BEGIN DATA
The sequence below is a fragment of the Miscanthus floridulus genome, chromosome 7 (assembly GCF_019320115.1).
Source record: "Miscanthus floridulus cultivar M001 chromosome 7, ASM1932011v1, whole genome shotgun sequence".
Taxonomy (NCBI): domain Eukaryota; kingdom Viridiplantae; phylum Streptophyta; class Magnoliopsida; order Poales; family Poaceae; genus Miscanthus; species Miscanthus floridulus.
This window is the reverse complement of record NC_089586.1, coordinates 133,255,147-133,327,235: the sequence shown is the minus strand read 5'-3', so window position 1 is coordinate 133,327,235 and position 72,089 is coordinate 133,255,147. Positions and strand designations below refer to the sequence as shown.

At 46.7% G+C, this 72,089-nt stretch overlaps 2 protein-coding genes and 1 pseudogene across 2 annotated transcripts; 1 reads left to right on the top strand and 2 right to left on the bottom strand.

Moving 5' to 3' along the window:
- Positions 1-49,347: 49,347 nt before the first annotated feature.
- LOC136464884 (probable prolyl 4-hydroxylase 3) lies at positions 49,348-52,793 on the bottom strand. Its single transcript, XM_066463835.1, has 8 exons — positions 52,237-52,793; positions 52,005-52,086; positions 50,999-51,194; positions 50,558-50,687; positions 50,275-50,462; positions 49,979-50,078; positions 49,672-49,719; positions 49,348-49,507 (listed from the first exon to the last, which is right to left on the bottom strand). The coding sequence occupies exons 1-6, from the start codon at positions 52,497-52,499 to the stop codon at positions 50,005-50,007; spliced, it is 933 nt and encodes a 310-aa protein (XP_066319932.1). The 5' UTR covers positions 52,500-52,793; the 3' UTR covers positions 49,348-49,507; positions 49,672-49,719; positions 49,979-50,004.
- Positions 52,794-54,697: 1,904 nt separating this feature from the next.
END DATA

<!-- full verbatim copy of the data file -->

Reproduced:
The sequence below is a fragment of the Miscanthus floridulus genome, chromosome 7 (assembly GCF_019320115.1).
Source record: "Miscanthus floridulus cultivar M001 chromosome 7, ASM1932011v1, whole genome shotgun sequence".
Taxonomy (NCBI): domain Eukaryota; kingdom Viridiplantae; phylum Streptophyta; class Magnoliopsida; order Poales; family Poaceae; genus Miscanthus; species Miscanthus floridulus.
This window is the reverse complement of record NC_089586.1, coordinates 133,255,147-133,327,235: the sequence shown is the minus strand read 5'-3', so window position 1 is coordinate 133,327,235 and position 72,089 is coordinate 133,255,147. Positions and strand designations below refer to the sequence as shown.

At 46.7% G+C, this 72,089-nt stretch overlaps 2 protein-coding genes and 1 pseudogene across 2 annotated transcripts; 1 reads left to right on the top strand and 2 right to left on the bottom strand.

Moving 5' to 3' along the window:
- Positions 1-49,347: 49,347 nt before the first annotated feature.
- LOC136464884 (probable prolyl 4-hydroxylase 3) lies at positions 49,348-52,793 on the bottom strand. Its single transcript, XM_066463835.1, has 8 exons — positions 52,237-52,793; positions 52,005-52,086; positions 50,999-51,194; positions 50,558-50,687; positions 50,275-50,462; positions 49,979-50,078; positions 49,672-49,719; positions 49,348-49,507 (listed from the first exon to the last, which is right to left on the bottom strand). The coding sequence occupies exons 1-6, from the start codon at positions 52,497-52,499 to the stop codon at positions 50,005-50,007; spliced, it is 933 nt and encodes a 310-aa protein (XP_066319932.1). The 5' UTR covers positions 52,500-52,793; the 3' UTR covers positions 49,348-49,507; positions 49,672-49,719; positions 49,979-50,004.
- Positions 52,794-54,697: 1,904 nt separating this feature from the next.